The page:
Visible force for change.

The Department of Education (DoE) has opened a consultation on the new RSE provision that is due to become operational in January 2024 in secondary schools across Northern Ireland. WRDA and the organisations that we work alongside in the Women’s Policy Group and projects like Raise Your Voice have long campaigned for changes to this curriculum, and so it is a welcome move. In truth it should have been completed some time ago; the CEDAW recommendations date back to 2018 and the ability to do this was legislated for in 2019; the Secretary of State is slow to act, once again.

We therefore support an update to the Minimum Content Order to include information on reproductive health and rights, including abortion and LGBTQI+ rights. We do have concerns, however, around both the framing of the current consultation by DoE and about the ongoing misinformation campaigns that are being covered widely by media and impacting directly on schools. Much of what is contained in those campaigns is utterly inaccurate and designed to inspire fear, and so it may lead to parents withdrawing their children from RSE, which is the opposite of what we need. In that context it makes it more harmful that DoE have chosen to frame so many of their questions around how children can be excused from RSE; while that remains an option under the legislation, our view is that RSE has to reach everyone to be truly effective. As such, we want to encourage as many parents as possible to respond positively to the consultation and to ensure their children engage in the curriculum.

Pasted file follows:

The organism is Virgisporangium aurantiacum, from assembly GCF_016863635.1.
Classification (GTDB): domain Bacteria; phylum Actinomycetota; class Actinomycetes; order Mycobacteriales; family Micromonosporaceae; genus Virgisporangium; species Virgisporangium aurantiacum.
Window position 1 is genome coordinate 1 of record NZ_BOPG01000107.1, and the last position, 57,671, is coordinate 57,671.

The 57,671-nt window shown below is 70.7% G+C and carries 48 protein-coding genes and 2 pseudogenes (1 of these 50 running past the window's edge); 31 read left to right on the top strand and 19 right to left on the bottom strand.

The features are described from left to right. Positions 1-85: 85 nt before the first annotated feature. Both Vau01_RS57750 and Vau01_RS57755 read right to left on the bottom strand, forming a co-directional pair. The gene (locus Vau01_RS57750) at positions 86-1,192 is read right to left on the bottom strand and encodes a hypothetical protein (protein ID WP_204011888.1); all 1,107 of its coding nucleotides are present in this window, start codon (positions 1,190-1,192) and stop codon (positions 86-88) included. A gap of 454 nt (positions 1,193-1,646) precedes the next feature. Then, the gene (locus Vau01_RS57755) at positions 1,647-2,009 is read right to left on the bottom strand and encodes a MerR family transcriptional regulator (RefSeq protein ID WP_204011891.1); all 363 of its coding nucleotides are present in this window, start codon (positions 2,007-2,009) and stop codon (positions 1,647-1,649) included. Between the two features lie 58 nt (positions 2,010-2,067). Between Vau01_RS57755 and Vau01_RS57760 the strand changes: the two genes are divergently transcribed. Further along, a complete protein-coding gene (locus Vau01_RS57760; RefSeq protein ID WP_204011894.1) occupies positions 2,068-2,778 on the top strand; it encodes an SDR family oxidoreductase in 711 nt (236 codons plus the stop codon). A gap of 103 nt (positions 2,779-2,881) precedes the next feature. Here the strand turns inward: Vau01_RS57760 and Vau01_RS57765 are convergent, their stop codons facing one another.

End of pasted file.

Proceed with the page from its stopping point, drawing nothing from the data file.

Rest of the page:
Below is a brief guide to how we will respond to the questions that DoE have asked:

Q1. The content of teaching and learning resources for Learning for Life and Work developed by CCEA should be factual and contain age-appropriate, comprehensive and scientifically accurate education on sexual and reproductive health and rights, covering prevention of early pregnancy and access to abortion and these resources should not advocate, or oppose, a particular view on the moral and ethical considerations of abortion or contraception.

We agree with this – however we are unsure why this question is included as it is already specified in the legislation. We also want the phrasing amended from “…should be factual” to “…must be factual”, as should it too loose a guideline. We note also the outstanding CEDAW recommendation on combatting gender stereotyping which still needs to be acted upon, and we seek reassurance that the existing sources in the RSE Hub will be updated to remove outdated information, and that the RSE curriculum will not be undermined by other parts of the curriculum.

  1. Parents/carers should be informed about the specific nature and content of the age-appropriate, comprehensive and scientifically accurate education on sexual and reproductive health and rights, covering prevention of early pregnancy and access to abortion.